Make Your NPC's Feel Alive
One of the more important roles of being a Dungeon Master is giving the illusion that the world you describe to your players seems like it is really alive. This involves many things like describing the world’s smells, the colors around the characters and such. To a degree, that allows the player to easily imagine the world, and that means taking your sessions from a boring monologue to an interesting and interactive session that your players want to explore.
I think that the true trick to making your world feel alive is through making the Non-Playable Characters feel more “real”. This takes a lot of work and practice to pull off, but once you can start switching your thinking so that you can converse as many different characters quickly, the world your players explore will feel completely alive. I have been studying a lot of the current popular DM’s of today, people like Matt Mercer, Chris Perkins and Griffin McElroy, and I have noticed a few things around how they play their NPC’s that all seem to correlate and seem to engage their players.
It is all about the voice
You don’t have to be an amazing voice actor to do character voices, you just need to try and make your characters sound different. All you need is a little confidence and to not worry if your voices sound awful. The important part here is that you try and create some sort of auditory difference between your NPC’s. This will help players distinguish what NPC they are talking to, and it can give them an idea of who the NPC is. Maybe the NPC the players are talking to is a merchant, but a shady merchant, and you want to try and convey how slimy this person is with out saying “this guy is the greasiest guy you have ever met.” Instead, you want to let the character’s words, vocal cadence, and actions to speak for the character. This will add so much to your sessions, as your characters will build a connection to these NPC (positive or negative) and those connections will be what they remember from week to week. You will start hearing players ask, “when are you bringing that one NPC back?” This is how you will know that not only are your players deep in the story but that they care about the NPC’s, in some way, that they interact with.
Give the character a personality
Try and give every NPC the players encounter, or approach, a personality. I highly suggest, that if you are not very experienced at improv or have a hard time with it then you should create a list of personalities that you can roll on. Now each time an NPC that you have just sitting around in the background is approached and engaged by the players, you will have a way to give the NPC flavor. Who knows, maybe that NPC becomes an instant classic and a party favorite. These personalities can also help reflect what is going on in the world at the time. For instance, maybe there is a drought going on in your story, a historically bad and long drought. Most people, save for maybe the one percenters, will probably be in some state of sadness, anger, or distress. Think about how the story and the players have affected the world and if the NPC’s have any knowledge as to who this party is. It may change how NPC’s act toward the players. All of this gives your world color and life. It makes it easier for the players to get into character and into the world, you are trying to get them to buy into.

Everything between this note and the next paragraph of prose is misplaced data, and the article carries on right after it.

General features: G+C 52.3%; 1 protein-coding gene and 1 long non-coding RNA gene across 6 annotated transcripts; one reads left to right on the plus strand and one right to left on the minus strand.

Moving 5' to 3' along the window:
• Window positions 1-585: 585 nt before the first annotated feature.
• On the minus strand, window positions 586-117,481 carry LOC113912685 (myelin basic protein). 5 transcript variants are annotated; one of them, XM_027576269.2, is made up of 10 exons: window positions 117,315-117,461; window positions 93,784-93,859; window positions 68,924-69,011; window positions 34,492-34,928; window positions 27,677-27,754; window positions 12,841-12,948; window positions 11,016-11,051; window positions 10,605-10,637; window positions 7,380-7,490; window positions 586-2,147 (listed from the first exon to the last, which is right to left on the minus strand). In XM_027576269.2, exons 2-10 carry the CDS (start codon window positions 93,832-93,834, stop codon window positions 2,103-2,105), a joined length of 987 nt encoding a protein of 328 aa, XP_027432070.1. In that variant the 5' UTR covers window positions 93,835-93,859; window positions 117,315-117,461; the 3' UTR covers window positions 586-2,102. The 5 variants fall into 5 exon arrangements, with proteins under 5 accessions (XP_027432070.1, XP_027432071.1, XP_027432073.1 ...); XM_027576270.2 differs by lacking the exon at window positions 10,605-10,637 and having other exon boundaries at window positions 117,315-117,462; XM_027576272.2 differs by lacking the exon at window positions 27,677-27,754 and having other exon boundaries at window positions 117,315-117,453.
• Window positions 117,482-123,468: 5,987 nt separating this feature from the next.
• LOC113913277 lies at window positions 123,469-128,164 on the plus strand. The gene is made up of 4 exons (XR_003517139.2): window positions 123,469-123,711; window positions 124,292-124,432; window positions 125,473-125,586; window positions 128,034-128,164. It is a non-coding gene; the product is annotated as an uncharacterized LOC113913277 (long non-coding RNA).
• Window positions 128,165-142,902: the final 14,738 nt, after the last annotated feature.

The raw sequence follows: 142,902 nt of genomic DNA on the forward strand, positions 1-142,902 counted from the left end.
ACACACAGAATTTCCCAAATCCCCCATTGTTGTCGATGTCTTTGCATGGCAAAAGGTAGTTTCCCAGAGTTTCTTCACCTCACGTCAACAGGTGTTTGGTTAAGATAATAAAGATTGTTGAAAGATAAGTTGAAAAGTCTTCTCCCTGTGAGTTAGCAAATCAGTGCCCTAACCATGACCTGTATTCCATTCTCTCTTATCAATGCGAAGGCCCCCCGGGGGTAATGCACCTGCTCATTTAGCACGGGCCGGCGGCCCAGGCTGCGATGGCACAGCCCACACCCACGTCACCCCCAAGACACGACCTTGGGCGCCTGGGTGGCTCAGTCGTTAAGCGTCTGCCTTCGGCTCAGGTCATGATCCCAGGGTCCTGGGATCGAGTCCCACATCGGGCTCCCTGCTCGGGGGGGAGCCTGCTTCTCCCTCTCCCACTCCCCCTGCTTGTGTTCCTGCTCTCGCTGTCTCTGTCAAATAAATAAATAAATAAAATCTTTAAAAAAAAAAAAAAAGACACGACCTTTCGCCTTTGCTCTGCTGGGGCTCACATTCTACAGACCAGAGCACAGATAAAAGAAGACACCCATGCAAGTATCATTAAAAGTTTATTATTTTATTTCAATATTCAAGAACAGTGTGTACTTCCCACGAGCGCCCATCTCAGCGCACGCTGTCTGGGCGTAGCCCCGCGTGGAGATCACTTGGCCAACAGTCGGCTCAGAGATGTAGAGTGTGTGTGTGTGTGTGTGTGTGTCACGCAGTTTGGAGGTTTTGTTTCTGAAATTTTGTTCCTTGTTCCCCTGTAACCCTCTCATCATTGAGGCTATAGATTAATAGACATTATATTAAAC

Bring back Party favorites (Good Guys or Bad Guys)
Bring the interesting NPC’s back. This is a classic one from comic books. It doesn’t matter if the NPC’s died in a fiery doom or fell into a vat of acid that no one possibly could have survived. The interesting NPC’s always seem to come back somehow. Most of the time they come back different, with a haunted past or a chip on their shoulder. This is also a great time to tug on heartstrings and turn good NPC’s too bad NPC’s. Whatever the case may be, your goal here is to establish a rapport between the players and these NPC’s and then work them into the story so that they show up every so often. Doing this will give your players a sense of home like they know the lands and the people in it. They will start to think they know who the jerks are and who the good guys are. This becomes a very powerful tool in storytelling as you can create a change in the world and affect NPC’s that the players care about, all in a way to serve as a means to tell a good story and to build future story hooks. There are many other options if you pull this bit off with your NPC’s. Your players will notice that the session become more in depth and that they are starting to care, in one way or another, for the NPC’s in your world.
That is where I am going to leave it for this week. As always, thank you so much for stopping in and reading. Feel free to comment, I love to read constructive feedback and love discussing topics like these. Check back in next week to see what else I have on my mind or decide to analyze. Remember to follow The DM’s Table on Facebook or on Twitter @dmstable for updates and to let me know what is on your mind, or what you might want to read about. Also, go check out Roll with Advantage! It is a Dungeons and Dragons podcast that releases every Monday at 5 pm Eastern Time. We play, laugh, and have a good time playing a game we all love. Thank you for reading and if you enjoy these articles feel free to donate, using the button below, to the website to help keep it up and running!
― The DM